Gemini Observatory/aura  /  Gemini Observatory / AURA
The planetary nebula Sharpless 2-71, as imaged by the Gemini Multi-Object Spectrograph on Gemini North in Hawaii. The long-assumed central star is the brightest star near the center, but some astronomers wonder if the dimmer and bluer star (just to the right and down a bit) might be the parent of this object.
updated 5/24/2012 12:49:24 PM ET 2012-05-24T16:49:24

A telescope in Hawaii has captured a spectacular new view on a distant nebula, revealing a glowing swirl of gas that is at the center of an unsolved mystery surrounding the nebula's birth.

The photo from the Gemini North telescope in Hawaii shows the complex planetary nebula Sharpless 2-71, which is located about 3,260 light-years from Earth in the constellation Aquila (The Eagle).

Planetary nebulas form when a star like our sun exhausts its hydrogen fuel. The star's outer layers expand and cool, creating a huge envelope of dust and gas. Radiation flowing from the dying star ionizes this envelope, causing it to glow.

Despite their name, planetary nebulas have nothing to do with planets. Rather, the term refers to their superficial resemblance to giant planets, when observed through early telescopes.

For decades, astronomers assumed that Sharpless 2-71 (Sh2-71 for short) formed from the death throes of an obvious bright star near the planetary nebula's center, which is prominent in the new photo. But now some researchers aren't so sure. [Photos: Strange Nebula Shapes]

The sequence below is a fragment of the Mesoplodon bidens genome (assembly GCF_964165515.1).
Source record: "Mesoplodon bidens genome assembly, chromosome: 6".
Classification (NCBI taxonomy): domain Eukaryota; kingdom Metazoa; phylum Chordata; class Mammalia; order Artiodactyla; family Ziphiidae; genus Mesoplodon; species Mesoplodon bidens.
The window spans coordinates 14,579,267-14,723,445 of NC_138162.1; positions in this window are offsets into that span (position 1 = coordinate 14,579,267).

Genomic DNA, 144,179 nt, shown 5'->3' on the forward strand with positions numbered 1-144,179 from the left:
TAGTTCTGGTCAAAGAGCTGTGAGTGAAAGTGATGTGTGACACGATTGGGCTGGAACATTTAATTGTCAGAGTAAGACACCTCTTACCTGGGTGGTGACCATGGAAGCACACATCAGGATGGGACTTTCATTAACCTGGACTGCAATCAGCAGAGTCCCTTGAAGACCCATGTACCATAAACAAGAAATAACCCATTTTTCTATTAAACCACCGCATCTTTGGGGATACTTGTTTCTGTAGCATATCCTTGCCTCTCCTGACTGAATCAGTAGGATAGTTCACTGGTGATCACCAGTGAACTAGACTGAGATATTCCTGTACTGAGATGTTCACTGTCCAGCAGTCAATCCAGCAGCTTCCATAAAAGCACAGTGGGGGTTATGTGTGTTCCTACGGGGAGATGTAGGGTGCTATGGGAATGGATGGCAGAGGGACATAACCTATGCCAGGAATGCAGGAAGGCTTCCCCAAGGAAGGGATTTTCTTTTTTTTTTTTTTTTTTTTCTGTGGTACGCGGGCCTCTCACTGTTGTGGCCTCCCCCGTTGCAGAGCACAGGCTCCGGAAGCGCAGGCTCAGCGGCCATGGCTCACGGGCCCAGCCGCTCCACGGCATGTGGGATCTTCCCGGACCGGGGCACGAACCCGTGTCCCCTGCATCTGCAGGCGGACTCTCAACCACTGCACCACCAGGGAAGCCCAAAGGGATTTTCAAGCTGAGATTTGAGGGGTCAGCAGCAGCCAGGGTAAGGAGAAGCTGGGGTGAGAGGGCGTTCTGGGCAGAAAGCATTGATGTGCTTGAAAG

New observations have suggested that a dimmer, bluer star — visible just to the right and down from the bright central star — might actually be the nebula's "birth parent," researchers said.

The brighter central star — which is actually part of a binary system — doesn’t appear to radiate enough high-energy ultraviolet light to account for the nebula's intense glow, the reasoning goes, whereas the bluer star likely does.

"At the assumed distance to the nebula, the faint star has about the right brightness to be the fading remnant of the nebula’s progenitor star," said David Frew of Macquarie University in Sydney, Australia, in a statement. Frew is part of a team of researchers studying the dim blue star to better understand its nature.

On the other hand, researchers said, the central star's binary nature would help explain the nebula’s asymmetrical shape. It's not yet known if the central star's unseen companion is hot enough to cause the nebula's bright glow, or if the bluer star is part of a binary system.

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It's possible, Frew added, that the central binary and the dimmer star could all have played a role in the nebula's evolution.

"So there could be at least three stars in this system," he said.

The strange and beautiful Sh2-71 has already attracted a fair bit of scientific attention, but more work needs to be done before researchers get a good handle on the mysterious object's history.

"The chaotic morphology of Sh2-71 implies that very complex processes have been involved in its formation," said Luis Miranda of Spain’s Instituto de Astrofísica de Andalucía, who has studied the planetary nebula extensively.

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